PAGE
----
“You’re way ahead from a technological standpoint from where China was when they were getting started with their entrepreneurial ecosystem,” Mr Draper says.

In general, now “is the best time to be either an entrepreneur or a venture capitalist”, says Mr Draper.

“I saw the internet boom and I saw how it changed a number of different interesting industries: media, communications, hotels and taxis,” he says. “But now, all of a sudden, there are these new technologies … blockchain, quantum computing. They’re all going to start transforming industries that are 10 to 100 times bigger than what was transformed by the internet.”

Mr Draper, who was a speaker at Salt Abu Dhabi in December, says now is 'the best time to be either an entrepreneur or a venture capitalist'. Antonie Robertson / The National 
Mr Draper, who was a speaker at Salt Abu Dhabi in December, says now is 'the best time to be either an entrepreneur or a venture capitalist'. Antonie Robertson / The National

Mr Draper is also a huge supporter of Bitcoin and made his prediction that the price, currently trading around $8,000, will reach $250,000 by the end of 2022 or first quarter of 2023. Mr Draper made his first investment in 2014, buying nearly 30,000 bitcoins in a public auction. At the time he predicted that the Bitcoin price would reach $10,000 in three years, which it did in November 2017, before falling back below $4,000. By 1.10pm UAE time on Monday, the cryptocurrency was trading at just over $8,100 on the Bitstamp exchange.

He says there is potential for wider adoption by women, who account for 80 per cent of retail spending but only one of every 15 Bitcoin wallets. “You put those two things together with one other fact, which is: every time you swipe your credit card, you’re giving 2.5 to 4 per cent of your money to the banks,” he says.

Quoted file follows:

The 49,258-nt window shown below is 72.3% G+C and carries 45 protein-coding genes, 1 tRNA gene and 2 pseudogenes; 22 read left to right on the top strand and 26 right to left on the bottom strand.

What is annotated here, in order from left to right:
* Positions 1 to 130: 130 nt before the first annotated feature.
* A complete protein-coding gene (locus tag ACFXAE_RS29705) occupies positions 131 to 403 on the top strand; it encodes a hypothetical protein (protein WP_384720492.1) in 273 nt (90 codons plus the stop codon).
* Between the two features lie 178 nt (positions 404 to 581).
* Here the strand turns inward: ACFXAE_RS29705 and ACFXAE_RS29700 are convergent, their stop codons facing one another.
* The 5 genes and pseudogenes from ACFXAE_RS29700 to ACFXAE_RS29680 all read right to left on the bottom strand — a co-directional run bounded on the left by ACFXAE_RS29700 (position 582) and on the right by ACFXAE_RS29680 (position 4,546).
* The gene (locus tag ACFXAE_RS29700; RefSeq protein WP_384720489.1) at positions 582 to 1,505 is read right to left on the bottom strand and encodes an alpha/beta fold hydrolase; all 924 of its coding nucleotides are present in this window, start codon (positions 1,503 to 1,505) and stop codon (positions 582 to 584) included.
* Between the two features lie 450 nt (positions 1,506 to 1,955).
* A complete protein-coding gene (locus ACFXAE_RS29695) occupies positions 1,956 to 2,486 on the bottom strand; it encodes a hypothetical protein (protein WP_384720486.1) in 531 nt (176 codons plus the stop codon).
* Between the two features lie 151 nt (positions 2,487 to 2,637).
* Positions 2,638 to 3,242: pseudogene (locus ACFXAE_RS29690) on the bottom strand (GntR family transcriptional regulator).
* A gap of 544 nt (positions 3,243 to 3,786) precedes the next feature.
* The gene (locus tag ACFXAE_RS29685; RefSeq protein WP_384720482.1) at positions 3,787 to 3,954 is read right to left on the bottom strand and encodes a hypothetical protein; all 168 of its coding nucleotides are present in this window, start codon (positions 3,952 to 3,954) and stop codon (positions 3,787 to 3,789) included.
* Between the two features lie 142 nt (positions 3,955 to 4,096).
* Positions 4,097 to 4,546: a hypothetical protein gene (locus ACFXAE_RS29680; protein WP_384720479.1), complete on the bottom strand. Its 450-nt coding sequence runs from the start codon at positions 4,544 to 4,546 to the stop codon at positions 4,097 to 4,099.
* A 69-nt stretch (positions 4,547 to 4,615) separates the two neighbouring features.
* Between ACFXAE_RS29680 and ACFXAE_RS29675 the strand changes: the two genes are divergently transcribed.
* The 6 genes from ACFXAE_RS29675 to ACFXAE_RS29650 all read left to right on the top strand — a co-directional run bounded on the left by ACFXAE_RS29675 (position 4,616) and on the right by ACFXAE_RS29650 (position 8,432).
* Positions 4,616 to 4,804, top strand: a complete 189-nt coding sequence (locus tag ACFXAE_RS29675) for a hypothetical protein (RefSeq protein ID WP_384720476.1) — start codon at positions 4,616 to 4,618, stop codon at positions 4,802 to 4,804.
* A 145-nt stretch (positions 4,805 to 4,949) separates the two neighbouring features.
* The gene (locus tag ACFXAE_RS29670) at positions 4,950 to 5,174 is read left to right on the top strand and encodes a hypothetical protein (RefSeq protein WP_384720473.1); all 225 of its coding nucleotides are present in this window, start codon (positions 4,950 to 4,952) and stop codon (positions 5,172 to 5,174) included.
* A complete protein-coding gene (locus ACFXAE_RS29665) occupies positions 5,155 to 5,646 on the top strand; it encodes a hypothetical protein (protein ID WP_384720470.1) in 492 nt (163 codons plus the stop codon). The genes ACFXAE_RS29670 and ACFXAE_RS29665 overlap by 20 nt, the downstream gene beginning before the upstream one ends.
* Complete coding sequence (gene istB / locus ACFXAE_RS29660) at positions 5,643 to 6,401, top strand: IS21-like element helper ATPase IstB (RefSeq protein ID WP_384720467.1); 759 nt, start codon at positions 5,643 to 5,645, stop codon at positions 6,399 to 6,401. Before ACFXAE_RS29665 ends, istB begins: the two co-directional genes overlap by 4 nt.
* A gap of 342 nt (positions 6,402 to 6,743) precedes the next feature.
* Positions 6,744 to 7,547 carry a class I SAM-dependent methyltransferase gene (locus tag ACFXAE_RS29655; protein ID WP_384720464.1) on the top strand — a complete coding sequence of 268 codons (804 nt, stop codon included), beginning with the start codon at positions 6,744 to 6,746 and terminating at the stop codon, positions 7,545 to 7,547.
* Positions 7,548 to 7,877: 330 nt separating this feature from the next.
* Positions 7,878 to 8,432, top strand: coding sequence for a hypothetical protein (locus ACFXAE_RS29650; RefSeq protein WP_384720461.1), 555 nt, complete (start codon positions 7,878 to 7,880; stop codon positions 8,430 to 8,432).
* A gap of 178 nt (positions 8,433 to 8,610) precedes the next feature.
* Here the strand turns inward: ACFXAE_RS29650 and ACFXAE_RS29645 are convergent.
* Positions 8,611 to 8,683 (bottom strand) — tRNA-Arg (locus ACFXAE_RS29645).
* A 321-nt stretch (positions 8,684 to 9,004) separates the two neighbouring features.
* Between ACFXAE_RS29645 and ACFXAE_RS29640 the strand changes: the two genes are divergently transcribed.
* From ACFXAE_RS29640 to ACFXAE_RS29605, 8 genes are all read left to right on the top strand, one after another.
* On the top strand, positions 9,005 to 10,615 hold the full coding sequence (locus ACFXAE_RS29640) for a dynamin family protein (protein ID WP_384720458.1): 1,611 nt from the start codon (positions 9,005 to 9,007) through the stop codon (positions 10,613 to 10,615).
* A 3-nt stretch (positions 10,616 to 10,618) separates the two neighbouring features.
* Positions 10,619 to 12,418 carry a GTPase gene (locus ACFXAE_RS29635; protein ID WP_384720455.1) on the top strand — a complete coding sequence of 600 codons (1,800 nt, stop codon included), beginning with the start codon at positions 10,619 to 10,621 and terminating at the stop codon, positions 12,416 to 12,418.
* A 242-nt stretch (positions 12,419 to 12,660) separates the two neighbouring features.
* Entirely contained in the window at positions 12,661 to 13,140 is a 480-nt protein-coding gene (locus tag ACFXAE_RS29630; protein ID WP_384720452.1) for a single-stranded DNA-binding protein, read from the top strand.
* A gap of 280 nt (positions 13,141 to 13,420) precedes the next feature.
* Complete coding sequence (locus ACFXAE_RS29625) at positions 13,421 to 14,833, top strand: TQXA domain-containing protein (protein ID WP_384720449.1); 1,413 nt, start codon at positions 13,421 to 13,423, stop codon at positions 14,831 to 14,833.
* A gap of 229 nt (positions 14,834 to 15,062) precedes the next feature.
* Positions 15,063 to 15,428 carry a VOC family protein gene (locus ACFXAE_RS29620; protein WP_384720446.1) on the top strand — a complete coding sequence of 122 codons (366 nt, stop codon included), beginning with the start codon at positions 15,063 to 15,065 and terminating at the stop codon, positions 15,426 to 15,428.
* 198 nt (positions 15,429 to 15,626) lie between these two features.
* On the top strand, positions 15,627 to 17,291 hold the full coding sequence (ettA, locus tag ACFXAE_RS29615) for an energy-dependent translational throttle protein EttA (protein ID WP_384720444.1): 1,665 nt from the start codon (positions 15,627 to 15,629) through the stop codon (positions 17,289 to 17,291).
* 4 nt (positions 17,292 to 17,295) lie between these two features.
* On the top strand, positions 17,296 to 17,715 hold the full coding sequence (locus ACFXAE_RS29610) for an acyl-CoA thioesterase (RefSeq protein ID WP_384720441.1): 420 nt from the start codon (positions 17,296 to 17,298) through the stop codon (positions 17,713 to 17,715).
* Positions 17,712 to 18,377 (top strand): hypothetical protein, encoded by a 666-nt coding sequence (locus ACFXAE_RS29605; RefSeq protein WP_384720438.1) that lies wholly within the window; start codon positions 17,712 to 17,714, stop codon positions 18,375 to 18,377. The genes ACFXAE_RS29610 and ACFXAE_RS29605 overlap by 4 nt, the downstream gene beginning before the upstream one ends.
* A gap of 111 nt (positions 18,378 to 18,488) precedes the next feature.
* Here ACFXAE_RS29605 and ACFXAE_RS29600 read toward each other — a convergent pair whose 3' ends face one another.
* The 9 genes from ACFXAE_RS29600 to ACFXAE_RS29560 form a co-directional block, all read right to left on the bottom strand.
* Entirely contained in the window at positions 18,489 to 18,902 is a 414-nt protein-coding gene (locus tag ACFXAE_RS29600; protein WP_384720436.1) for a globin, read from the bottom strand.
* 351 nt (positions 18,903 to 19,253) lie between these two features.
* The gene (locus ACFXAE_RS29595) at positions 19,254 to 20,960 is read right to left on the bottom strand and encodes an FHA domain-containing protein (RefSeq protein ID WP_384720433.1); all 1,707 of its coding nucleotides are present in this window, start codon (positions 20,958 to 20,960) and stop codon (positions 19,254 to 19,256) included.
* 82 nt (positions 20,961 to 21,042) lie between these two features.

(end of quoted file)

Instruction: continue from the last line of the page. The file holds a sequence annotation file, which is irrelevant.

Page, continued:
Forbes estimated Mr Draper’s crypto net worth in 2018 at $350m to $500m, although he disputes that estimate. Meanwhile, his prediction that Bitcoin will multiply to $250,000 remains to be seen, but he says “it’s going according to plan”.

“I actually believe that in the long term people will want a global, open, transparent and frictionless currency. You put those four things together, you are going to win,” he says.

Is there anything that Mr Draper got wrong in his career?

“I have no regrets of the investments I made,” Mr Draper says. “The regrets are all the investments I missed and they’re for various reasons.”

The first was Netflix, which started in 1997 as a flat rate DVD rental-by-mail to customers in the US. Co-founder Reed Hastings told Mr Draper the method was meant to build the customer base. “I didn’t understand that … I blew it and missed Netflix,” Mr Draper says.

“The second one I blew was LinkedIn,” Mr Draper says. “At the time — this was the top of the dotcom boom — my email was flooded. And I was thinking, I don’t want anyone to be connected — I’m already way too connected. I was so wrong.”

Mr Draper also turned down Google after meeting with founder Larry Page on a plane, unconvinced that the company could stand out when “there were already six search engines”.

He was encouraged to bid on Facebook by his daughter, who was 13 at the time and “just loved it”. The negotiations started at $20m, doubled to $40m and doubled again to $80m. At $115m, Mr Draper pulled out.

“Stupidest ‘we’re out’ I’ve ever said,” Mr Draper says. “Now it’s well past $115bn [its current market cap is above $600bn]. But at the time, $115m sounded a little too expensive.”

Updated: January 14, 2020 09:54 AM